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Wednesday 1 October 2014

Burglary case thrown out because garda attended sister's wedding in Rome

Tim Healy

Published 29/07/2013 | 16:50

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A BURGLARY case which was thrown out after a garda forgot he had to attend his sister’s wedding in Rome is to be reinstated following a High Court ruling.

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Brendan Reynolds (36), Alderborough Parade, Dublin, was charged trespassing on a flat in Fairview, Dublin, on February 6, 2011, when the occupant woke up to find Reynolds sitting on his couch in the early hours of the morning, the High Court heard. 

 

Reynolds had got in through a skylight and was asked to leave, which he did, but on the way out took a mobile phone belonging to the occupant, it was alleged.   When gardai from Clontarf arrived a short time later, he claimed he had gone into the wrong flat by mistake while looking for a female friend’s flat.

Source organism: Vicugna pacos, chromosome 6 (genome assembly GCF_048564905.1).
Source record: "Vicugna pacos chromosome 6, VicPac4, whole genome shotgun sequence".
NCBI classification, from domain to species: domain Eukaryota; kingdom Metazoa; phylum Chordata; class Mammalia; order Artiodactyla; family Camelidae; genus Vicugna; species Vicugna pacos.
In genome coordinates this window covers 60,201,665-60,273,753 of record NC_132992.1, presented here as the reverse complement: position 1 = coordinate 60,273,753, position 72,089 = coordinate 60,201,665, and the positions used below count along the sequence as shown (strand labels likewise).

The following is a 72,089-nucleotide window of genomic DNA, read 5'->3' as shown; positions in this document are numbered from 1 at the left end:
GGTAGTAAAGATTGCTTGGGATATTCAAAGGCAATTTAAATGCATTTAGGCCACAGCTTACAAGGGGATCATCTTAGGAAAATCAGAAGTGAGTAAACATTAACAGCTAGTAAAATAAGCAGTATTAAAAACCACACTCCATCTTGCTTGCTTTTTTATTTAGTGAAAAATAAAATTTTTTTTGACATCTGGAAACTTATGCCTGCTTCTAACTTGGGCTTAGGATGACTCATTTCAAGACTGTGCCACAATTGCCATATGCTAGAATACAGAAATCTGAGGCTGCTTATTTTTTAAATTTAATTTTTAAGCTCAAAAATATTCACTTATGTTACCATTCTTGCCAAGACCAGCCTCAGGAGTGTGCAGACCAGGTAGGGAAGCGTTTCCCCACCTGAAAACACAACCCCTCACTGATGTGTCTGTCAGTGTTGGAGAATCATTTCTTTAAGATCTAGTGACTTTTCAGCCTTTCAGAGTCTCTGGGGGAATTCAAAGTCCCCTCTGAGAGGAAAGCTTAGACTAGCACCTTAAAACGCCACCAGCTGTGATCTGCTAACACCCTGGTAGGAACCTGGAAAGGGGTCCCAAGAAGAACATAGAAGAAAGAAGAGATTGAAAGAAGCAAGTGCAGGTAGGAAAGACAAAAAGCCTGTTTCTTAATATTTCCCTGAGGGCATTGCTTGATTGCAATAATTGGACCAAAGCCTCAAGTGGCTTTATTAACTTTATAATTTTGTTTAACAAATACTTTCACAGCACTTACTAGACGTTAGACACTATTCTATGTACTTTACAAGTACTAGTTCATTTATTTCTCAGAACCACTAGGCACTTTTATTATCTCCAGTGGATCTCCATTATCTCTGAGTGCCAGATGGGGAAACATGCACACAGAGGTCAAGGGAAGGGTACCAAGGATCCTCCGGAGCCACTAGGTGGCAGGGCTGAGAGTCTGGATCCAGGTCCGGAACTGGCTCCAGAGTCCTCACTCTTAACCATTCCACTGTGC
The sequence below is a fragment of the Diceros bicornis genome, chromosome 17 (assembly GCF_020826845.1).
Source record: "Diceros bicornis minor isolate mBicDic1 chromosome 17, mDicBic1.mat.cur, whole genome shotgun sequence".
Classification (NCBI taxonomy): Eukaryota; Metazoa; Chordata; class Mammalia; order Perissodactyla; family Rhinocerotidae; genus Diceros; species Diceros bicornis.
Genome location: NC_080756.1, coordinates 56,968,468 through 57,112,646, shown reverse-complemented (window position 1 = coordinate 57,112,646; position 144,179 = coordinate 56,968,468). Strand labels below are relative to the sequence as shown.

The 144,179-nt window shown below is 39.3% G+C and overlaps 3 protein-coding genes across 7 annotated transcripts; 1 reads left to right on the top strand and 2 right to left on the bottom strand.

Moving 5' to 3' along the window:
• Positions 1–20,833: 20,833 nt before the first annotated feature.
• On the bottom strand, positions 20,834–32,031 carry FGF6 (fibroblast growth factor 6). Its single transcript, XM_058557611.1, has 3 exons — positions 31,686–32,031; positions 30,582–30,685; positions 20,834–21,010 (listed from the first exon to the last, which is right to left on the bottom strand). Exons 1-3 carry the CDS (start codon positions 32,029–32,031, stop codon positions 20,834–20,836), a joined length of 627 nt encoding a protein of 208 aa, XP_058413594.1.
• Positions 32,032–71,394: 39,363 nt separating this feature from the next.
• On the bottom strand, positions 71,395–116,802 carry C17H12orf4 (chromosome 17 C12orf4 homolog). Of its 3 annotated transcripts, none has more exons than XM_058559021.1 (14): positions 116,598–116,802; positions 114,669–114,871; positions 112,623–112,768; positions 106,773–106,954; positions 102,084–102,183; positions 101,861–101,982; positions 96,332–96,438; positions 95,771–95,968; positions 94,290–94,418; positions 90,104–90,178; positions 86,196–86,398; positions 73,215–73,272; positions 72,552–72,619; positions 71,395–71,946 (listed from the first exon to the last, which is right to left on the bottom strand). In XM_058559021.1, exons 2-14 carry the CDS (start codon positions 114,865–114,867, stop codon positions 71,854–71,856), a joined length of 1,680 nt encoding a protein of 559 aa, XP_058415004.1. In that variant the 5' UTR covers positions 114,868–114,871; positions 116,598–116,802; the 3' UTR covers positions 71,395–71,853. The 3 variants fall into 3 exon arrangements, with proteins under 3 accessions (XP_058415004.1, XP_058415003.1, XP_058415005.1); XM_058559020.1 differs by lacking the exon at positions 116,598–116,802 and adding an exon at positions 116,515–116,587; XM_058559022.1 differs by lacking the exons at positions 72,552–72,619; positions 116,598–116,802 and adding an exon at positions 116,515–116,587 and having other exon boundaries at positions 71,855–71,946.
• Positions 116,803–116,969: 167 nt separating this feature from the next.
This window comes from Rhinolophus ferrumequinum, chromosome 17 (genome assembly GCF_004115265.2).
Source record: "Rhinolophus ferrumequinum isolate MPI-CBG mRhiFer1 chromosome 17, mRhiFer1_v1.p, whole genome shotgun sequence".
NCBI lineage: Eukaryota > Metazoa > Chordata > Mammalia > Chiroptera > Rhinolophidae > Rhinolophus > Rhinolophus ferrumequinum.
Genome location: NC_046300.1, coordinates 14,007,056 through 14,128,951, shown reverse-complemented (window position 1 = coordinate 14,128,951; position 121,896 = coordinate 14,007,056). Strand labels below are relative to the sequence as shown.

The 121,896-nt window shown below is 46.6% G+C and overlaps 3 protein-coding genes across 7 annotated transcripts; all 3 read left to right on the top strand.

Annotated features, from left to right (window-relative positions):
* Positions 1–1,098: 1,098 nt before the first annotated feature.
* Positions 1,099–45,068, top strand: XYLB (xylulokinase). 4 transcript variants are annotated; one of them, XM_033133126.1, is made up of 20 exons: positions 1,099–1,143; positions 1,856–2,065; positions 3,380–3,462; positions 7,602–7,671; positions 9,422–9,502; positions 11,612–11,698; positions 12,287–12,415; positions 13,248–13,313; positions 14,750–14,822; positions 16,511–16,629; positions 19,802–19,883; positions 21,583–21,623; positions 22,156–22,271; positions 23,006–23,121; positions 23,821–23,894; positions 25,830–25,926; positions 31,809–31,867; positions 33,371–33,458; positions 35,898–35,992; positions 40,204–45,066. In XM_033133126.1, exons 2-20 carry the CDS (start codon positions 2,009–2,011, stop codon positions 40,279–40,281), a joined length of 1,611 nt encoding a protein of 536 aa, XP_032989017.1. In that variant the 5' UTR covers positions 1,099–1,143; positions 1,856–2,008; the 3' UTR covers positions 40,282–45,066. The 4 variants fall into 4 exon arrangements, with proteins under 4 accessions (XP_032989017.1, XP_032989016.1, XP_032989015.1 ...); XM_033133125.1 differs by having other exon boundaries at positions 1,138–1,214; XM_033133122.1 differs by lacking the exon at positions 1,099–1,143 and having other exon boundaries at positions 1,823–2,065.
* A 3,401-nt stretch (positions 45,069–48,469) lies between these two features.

He pleaded guilty and following a number of appearances, he was due for sentencing in the Circuit Criminal Court a year later, on February 10, 2012.

 

But when prosecuting Garda James Ward did not appear to give evidence at sentencing, Judge Martin Nolan struck out the charge.

 

The DPP then asked the High Court to quash Judge Nolan’s decision arguing he (Nolan) had no lawful jurisdiction to strike out. Garda Ward had explained later that, due to inadvertence, he had forgot there was a clash of dates between the sentencing hearing and his sister’s wedding in Rome, the DPP also said.

 

Counsel for Reynolds opposed the DPP’s application. 

 

Yesterday, Mr Justice John Hedigan said he had sympathy with Judge Nolan’s decision in striking the case out in circumstances where Reynolds had been in custody for a year and where no proper explanation was given as to why he should not be released.

 

However, the effect of Judge Nolan’s order in refusing to re-enter the matter was to quash the case when it still remained alive and that could only be done by the High Court, Mr Justice Hedigan said.

 

The sentencing hearing should therefore proceed and he remitted the matter back to the Circuit Court.

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